It was reaching African American citizens who were being denied a voice in the government.
It was helping to educate a population ...
... a population that wanted desperately to be heard.
It was education.
It was hope.
It was advocacy and care.
It was people making connections with people.
It was risk-taking and difficult work.
We were in this auditorium, and they tell us: "Three people are missing." And the next day we all got on the bus to Mississippi. — Hardy Frye
As far as I'm concerned, this was the turning point of the civil rights movement. I'm absolutely convinced of that. Until then, despite every setback and disappointment and obstacle we had faced over the years, the belief still prevailed that the system would work, the system would listen, the system would respond. Now, for the first time, we had made our way to the very center of the system. We had played by the rules, done everything we were supposed to do, had played the game exactly as required, had arrived at the doorstep and found the door slammed in our face.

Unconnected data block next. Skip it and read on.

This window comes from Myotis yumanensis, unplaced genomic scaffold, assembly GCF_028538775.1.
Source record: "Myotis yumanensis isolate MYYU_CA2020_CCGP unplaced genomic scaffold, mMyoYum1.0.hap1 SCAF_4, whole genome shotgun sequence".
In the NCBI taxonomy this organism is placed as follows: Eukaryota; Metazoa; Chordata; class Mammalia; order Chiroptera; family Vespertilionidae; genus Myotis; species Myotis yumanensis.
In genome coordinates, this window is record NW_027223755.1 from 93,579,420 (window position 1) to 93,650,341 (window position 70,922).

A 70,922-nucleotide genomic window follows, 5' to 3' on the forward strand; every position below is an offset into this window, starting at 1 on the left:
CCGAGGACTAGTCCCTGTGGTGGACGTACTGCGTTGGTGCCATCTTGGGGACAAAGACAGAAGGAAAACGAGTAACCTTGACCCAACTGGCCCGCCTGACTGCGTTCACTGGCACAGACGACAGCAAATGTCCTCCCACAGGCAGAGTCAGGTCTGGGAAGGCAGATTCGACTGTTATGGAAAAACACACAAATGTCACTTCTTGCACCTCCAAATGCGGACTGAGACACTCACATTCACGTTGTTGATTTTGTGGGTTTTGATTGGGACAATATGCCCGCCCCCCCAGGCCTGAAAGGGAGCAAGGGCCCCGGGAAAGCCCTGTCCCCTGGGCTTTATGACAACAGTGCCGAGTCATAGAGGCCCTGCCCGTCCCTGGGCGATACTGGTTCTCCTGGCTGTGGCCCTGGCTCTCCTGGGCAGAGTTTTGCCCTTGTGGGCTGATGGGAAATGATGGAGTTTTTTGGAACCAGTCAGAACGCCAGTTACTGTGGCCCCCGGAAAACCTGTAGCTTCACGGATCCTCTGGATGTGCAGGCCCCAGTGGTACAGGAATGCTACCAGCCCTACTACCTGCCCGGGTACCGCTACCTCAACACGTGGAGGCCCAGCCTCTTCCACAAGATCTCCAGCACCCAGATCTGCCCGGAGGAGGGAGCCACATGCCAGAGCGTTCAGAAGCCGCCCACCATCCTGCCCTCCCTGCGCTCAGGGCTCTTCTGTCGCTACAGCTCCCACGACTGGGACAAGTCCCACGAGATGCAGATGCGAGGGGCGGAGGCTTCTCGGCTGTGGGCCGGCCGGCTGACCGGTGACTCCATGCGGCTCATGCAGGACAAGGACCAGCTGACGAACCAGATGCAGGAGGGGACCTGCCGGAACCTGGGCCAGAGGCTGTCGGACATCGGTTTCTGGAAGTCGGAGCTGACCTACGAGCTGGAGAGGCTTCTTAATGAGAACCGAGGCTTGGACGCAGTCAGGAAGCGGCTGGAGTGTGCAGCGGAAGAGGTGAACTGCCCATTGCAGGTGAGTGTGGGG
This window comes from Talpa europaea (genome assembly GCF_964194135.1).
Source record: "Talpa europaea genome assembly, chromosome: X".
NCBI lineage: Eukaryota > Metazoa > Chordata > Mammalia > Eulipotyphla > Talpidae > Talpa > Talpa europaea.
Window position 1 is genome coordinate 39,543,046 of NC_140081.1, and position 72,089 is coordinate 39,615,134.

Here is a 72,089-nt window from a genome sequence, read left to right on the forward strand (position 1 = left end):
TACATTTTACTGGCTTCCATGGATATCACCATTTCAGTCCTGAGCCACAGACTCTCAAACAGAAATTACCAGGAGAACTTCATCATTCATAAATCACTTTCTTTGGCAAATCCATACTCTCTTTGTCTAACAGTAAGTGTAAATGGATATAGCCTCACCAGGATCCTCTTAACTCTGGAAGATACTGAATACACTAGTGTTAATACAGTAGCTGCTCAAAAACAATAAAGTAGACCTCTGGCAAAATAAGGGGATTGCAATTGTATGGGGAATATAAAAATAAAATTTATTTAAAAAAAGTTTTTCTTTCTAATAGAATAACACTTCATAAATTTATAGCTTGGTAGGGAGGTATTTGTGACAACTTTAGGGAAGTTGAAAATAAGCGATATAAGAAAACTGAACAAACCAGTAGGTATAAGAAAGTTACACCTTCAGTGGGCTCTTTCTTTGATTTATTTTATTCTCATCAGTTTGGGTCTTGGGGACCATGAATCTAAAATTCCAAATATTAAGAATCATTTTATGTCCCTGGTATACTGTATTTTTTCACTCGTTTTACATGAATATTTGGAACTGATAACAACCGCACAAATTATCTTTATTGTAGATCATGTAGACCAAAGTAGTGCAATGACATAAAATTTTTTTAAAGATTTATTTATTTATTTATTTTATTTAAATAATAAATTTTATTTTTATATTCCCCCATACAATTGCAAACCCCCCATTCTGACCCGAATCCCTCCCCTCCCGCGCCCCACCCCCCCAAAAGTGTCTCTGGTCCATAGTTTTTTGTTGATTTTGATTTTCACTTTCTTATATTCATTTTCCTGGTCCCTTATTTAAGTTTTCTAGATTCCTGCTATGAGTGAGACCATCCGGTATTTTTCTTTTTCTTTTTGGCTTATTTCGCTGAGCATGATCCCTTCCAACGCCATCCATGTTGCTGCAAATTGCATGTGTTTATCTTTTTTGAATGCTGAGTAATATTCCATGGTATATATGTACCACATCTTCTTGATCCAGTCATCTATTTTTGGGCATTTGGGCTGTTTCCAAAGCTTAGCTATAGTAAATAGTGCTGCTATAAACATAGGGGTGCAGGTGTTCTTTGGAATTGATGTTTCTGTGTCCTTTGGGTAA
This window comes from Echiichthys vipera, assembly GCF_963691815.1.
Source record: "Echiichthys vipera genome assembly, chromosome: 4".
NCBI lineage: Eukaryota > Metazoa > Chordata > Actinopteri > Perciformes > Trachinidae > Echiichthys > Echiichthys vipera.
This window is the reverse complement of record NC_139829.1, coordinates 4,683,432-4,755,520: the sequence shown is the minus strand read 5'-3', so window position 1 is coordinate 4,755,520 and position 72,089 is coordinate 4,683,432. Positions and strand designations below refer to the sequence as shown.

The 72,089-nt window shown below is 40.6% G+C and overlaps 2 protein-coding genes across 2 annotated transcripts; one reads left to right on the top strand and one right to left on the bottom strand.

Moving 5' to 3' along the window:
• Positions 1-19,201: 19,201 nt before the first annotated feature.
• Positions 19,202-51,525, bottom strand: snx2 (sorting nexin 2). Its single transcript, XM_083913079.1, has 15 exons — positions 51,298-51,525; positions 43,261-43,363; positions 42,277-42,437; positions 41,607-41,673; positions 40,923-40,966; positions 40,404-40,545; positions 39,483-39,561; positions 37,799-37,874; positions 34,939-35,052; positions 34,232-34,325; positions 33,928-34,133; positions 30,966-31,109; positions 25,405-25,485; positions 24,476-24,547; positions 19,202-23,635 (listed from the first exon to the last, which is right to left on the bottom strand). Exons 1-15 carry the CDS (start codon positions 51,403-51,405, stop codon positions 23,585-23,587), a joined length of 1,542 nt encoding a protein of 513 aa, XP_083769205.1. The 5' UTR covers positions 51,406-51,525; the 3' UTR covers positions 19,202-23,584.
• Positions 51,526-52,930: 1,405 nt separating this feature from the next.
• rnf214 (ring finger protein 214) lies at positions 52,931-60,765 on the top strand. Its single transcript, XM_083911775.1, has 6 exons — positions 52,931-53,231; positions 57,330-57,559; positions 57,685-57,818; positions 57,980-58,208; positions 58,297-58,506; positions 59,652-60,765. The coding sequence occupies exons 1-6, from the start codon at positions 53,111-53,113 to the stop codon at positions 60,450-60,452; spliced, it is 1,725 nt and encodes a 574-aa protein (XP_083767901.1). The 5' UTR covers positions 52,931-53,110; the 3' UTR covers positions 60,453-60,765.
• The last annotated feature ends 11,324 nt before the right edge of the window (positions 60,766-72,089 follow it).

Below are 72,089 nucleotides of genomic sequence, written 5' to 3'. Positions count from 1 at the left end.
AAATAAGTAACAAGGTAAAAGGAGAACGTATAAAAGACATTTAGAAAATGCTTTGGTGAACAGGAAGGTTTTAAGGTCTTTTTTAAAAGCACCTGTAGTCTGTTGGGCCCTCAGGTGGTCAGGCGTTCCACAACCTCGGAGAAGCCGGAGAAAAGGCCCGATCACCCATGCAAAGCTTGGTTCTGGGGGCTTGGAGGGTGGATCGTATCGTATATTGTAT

— John Lewis, Walking With the Wind.
"The atmosphere in the class is unbelievable. It is what every teacher dreams about — real, honest enthusiasm and desire to learn anything and everything. The girls come to class of their own free will. They respond to everything that is said. They are excited about learning. They drain me of everything that I have to offer so that I go home at night completely exhausted but very happy in spirit..." — Pam Parker, Freedom School teacher.